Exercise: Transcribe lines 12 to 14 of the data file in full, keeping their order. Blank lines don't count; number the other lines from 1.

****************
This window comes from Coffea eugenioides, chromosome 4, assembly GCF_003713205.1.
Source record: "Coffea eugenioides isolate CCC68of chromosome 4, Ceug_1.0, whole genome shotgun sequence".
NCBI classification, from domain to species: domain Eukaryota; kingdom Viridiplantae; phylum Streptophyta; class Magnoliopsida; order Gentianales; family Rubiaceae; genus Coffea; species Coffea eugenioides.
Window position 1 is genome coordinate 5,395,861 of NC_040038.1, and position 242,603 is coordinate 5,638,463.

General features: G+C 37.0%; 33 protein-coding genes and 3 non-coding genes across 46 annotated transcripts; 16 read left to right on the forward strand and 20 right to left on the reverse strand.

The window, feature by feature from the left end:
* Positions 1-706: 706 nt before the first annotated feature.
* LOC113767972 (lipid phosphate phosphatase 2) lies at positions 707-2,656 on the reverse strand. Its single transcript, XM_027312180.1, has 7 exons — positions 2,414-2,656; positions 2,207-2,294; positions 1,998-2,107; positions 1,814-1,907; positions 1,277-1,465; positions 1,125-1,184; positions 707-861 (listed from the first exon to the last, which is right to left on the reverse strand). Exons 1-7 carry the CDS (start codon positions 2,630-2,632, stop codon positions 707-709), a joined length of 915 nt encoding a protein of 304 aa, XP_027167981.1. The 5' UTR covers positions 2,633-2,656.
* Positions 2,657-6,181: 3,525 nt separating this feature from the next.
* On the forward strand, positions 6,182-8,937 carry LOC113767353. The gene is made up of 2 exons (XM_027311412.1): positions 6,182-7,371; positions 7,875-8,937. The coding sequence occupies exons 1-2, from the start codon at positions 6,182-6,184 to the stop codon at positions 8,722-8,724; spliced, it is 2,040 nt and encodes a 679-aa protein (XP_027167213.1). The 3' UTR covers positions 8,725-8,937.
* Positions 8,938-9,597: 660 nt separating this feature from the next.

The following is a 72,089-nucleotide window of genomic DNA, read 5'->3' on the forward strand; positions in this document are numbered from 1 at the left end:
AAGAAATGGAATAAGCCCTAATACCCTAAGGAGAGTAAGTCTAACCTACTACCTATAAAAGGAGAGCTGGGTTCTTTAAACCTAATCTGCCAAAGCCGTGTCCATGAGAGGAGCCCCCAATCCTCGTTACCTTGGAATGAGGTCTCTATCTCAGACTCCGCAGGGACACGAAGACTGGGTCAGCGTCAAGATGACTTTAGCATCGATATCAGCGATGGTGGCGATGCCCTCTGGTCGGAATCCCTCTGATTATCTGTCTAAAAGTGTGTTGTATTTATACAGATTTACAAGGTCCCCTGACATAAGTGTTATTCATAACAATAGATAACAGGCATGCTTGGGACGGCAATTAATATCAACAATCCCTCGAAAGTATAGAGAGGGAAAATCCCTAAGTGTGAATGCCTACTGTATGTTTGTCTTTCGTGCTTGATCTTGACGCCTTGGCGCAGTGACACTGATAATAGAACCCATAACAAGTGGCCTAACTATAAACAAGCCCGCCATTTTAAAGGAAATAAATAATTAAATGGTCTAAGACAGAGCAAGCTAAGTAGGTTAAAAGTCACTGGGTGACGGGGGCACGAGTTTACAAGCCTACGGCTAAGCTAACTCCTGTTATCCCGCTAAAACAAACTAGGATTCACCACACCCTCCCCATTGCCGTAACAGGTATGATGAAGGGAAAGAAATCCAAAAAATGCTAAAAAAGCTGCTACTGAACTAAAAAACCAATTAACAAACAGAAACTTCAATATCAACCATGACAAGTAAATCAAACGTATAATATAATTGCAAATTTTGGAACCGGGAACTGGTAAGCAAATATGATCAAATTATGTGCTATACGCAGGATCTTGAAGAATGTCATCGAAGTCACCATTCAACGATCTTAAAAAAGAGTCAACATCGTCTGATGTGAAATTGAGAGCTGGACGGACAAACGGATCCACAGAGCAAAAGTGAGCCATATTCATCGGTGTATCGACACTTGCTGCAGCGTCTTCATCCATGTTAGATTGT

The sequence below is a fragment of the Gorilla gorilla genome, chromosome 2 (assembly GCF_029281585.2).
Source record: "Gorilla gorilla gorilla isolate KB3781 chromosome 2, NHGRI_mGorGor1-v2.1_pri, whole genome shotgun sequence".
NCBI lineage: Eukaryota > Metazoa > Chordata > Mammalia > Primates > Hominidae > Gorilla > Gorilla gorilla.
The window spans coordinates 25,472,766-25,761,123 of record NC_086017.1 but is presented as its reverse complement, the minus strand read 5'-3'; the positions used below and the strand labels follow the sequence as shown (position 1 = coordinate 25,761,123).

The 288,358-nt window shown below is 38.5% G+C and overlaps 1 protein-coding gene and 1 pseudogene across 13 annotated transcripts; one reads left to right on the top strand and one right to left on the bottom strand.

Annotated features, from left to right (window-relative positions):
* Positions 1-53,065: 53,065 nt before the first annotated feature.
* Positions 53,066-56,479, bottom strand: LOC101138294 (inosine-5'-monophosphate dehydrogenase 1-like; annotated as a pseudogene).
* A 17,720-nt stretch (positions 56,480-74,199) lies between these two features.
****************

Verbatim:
The following is a 72,089-nucleotide window of genomic DNA, read 5'->3' on the forward strand; positions in this document are numbered from 1 at the left end:
AAGAAATGGAATAAGCCCTAATACCCTAAGGAGAGTAAGTCTAACCTACTACCTATAAAAGGAGAGCTGGGTTCTTTAAACCTAATCTGCCAAAGCCGTGTCCATGAGAGGAGCCCCCAATCCTCGTTACCTTGGAATGAGGTCTCTATCTCAGACTCCGCAGGGACACGAAGACTGGGTCAGCGTCAAGATGACTTTAGCATCGATATCAGCGATGGTGGCGATGCCCTCTGGTCGGAATCCCTCTGATTATCTGTCTAAAAGTGTGTTGTATTTATACAGATTTACAAGGTCCCCTGACATAAGTGTTATTCATAACAATAGATAACAGGCATGCTTGGGACGGCAATTAATATCAACAATCCCTCGAAAGTATAGAGAGGGAAAATCCCTAAGTGTGAATGCCTACTGTATGTTTGTCTTTCGTGCTTGATCTTGACGCCTTGGCGCAGTGACACTGATAATAGAACCCATAACAAGTGGCCTAACTATAAACAAGCCCGCCATTTTAAAGGAAATAAATAATTAAATGGTCTAAGACAGAGCAAGCTAAGTAGGTTAAAAGTCACTGGGTGACGGGGGCACGAGTTTACAAGCCTACGGCTAAGCTAACTCCTGTTATCCCGCTAAAACAAACTAGGATTCACCACACCCTCCCCATTGCCGTAACAGGTATGATGAAGGGAAAGAAATCCAAAAAATGCTAAAAAAGCTGCTACTGAACTAAAAAACCAATTAACAAACAGAAACTTCAATATCAACCATGACAAGTAAATCAAACGTATAATATAATTGCAAATTTTGGAACCGGGAACTGGTAAGCAAATATGATCAAATTATGTGCTATACGCAGGATCTTGAAGAATGTCATCGAAGTCACCATTCAACGATCTTAAAAAAGAGTCAACATCGTCTGATGTGAAATTGAGAGCTGGACGGACAAACGGATCCACAGAGCAAAAGTGAGCCATATTCATCGGTGTATCGACACTTGCTGCAGCGTCTTCATCCATGTTAGATTGT

The sequence below is a fragment of the Gorilla gorilla genome, chromosome 2 (assembly GCF_029281585.2).